This pupil heat map shows where pupils currently attending the school live.

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All attending pupils
National School Census Data 2020
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How many pupils attending the school live in the area?


The concentration of pupils shows likelihood of admission based on distance criteria

0300 200 1004

This School Guide heat map has been plotted using official pupil data taken from the last School Census collected by the Department for Education. It is a visualisation of where pupils lived at the time of the annual School Census.

Our heat maps use groups of postcodes, not individual postcodes, and have naturally soft edges. All pupils are included in the mapping (i.e. children with siblings already at the school, high priority pupils and selective and/or religious admissions) but we may have removed statistical ‘outliers’ with more remote postcodes that do not reflect majority admissions.

For some schools, the heat map may be a useful indicator of the catchment area but our heat maps are not the same as catchment area maps. Catchment area maps, published by the school or local authority, are based on geographical admissions criteria and show actual cut-off distances and pre-defined catchment areas for a single admission year.

This information is provided as a guide only. The areas from which pupils are admitted to a school can change from year to year to reflect the number of siblings and pupils admitted under high priority admissions criteria.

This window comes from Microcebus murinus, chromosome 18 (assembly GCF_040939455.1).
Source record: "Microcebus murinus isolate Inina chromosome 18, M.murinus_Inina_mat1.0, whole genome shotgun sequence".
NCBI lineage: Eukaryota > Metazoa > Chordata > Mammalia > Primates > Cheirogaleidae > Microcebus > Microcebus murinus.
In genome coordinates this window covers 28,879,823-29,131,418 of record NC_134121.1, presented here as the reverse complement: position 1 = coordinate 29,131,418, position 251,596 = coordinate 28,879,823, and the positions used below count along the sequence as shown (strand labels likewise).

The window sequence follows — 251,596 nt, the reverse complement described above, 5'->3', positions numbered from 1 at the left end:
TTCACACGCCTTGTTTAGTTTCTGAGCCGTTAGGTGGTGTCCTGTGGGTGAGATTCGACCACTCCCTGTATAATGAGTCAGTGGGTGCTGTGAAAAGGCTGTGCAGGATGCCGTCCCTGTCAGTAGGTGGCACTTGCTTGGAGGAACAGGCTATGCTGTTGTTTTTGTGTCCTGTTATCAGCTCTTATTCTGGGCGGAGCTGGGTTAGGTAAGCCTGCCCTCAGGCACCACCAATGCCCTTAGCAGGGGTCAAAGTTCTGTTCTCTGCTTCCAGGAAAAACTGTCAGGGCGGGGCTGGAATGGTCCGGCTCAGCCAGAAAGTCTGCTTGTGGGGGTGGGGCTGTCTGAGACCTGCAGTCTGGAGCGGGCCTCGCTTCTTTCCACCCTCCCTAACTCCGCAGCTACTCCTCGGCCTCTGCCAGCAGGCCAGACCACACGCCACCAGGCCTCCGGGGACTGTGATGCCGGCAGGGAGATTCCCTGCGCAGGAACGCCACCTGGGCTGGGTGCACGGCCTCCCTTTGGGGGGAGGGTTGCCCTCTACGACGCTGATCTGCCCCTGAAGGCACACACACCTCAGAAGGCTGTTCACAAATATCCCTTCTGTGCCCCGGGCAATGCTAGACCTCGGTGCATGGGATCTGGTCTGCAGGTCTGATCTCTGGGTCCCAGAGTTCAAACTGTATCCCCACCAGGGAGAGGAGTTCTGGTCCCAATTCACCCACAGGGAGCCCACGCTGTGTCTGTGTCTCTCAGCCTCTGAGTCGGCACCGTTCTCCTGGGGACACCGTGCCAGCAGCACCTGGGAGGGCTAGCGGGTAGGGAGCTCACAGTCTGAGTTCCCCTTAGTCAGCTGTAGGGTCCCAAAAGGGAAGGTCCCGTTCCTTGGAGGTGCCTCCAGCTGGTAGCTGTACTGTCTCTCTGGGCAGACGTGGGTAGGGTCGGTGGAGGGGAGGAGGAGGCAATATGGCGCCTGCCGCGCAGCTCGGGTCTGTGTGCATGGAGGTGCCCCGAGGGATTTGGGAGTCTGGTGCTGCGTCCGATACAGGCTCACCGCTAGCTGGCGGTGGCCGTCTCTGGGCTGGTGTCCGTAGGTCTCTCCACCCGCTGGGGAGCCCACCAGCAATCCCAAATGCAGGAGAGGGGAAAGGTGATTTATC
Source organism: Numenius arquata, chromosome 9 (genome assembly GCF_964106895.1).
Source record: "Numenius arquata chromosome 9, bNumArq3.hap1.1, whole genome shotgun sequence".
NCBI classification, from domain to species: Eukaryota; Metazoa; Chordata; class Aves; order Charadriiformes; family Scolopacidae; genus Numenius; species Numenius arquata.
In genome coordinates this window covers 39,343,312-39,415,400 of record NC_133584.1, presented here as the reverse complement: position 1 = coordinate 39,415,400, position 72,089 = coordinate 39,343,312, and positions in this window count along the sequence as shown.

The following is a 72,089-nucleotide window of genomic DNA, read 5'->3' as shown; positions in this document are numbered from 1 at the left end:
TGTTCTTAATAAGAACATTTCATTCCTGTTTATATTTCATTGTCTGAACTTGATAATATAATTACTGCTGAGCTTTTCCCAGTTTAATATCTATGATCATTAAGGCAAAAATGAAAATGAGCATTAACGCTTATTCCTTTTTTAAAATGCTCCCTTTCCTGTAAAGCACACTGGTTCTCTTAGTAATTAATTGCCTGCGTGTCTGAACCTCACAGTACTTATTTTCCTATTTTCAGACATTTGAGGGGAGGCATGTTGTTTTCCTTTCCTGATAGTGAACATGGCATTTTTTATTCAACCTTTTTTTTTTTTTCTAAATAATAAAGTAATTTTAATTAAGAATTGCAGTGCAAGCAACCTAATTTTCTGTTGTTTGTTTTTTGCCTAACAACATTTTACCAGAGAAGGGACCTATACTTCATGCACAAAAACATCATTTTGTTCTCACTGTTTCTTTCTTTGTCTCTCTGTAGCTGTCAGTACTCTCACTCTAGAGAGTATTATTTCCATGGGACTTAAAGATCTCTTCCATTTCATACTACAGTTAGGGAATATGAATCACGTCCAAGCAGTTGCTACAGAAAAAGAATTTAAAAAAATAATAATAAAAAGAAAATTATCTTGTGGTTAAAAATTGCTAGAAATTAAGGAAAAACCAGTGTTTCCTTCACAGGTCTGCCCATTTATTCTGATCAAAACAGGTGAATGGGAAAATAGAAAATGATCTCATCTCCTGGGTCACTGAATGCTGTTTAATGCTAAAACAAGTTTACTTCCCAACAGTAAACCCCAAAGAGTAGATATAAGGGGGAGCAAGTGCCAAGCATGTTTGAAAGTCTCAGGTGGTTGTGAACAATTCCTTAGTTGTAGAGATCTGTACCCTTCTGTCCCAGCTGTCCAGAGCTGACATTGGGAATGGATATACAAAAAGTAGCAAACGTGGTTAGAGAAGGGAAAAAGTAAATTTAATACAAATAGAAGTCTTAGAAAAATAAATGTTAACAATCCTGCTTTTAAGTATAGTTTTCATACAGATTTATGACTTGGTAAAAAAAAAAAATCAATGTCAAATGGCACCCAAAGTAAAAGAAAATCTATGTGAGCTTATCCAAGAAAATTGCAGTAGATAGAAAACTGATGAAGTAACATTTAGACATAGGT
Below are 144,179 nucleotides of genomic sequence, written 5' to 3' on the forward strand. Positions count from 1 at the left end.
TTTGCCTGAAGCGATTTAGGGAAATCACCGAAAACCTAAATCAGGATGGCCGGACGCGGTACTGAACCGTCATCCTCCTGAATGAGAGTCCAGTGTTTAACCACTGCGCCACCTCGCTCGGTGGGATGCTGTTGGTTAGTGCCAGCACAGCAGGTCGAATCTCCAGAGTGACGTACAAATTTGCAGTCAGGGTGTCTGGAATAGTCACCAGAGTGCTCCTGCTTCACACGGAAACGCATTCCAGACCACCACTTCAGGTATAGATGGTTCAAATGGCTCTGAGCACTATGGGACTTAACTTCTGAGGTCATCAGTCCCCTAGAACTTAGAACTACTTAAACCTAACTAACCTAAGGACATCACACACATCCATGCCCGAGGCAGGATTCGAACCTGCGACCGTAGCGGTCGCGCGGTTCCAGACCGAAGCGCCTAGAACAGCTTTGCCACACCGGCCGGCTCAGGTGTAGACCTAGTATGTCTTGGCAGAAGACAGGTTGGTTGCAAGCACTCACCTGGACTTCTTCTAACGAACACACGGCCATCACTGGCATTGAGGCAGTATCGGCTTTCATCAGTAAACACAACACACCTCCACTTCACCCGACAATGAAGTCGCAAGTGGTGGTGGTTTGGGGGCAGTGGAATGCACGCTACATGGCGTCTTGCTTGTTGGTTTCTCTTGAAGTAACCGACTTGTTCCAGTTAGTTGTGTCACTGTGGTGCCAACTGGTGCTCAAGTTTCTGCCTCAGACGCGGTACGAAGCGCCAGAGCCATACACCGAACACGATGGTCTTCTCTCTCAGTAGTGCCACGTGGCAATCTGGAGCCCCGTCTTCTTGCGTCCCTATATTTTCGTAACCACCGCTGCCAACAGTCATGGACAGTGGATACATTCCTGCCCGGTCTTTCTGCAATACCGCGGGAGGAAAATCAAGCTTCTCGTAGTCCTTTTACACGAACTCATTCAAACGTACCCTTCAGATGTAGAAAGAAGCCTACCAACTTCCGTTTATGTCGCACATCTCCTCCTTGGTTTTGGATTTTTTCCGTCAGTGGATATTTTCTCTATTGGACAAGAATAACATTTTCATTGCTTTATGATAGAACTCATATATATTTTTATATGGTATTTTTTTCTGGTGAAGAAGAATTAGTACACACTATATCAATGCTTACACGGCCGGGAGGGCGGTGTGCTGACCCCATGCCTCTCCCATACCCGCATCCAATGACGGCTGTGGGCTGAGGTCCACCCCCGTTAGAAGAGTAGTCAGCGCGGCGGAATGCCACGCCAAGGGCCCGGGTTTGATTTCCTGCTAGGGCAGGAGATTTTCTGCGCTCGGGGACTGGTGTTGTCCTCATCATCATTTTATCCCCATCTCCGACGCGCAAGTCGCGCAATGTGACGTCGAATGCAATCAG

3 steps to help parents gather catchment information for a school:

  1. Look at our school catchment area guide for more information on heat maps. They give a useful indicator of the general areas that admit pupils to the school. This visualisation is based on all attending pupils present at the time of the annual School Census.
  2. Use the link to the Local Authority Contact (above) to find catchment area information based on a single admission year. This is very important if you are considering applying to a school.
  3. On each school page, use the link to visit the school website and find information on individual school admissions criteria. Geographical criteria are only applied after pupils have been admitted on higher priority criteria such as Looked After Children, SEN, siblings, etc.

The Vale Primary School Reviews

Average Rating:


“Lovely village school”
"> My son thorough enjoyed his time at The Vale. He had lovely friends and wonderful teachers.
"> A very friendly, supportive school. Pleased with staff and involvement with children.
“A very odd, insular village school”
"> There are some good teachers at the school but, unfortunately, many coast on the back of the home-tutored children to get results. I've only really discovered this school's down sides since my children left and have experienced good schooling. This has led us to re-evaluate their time at The Vale.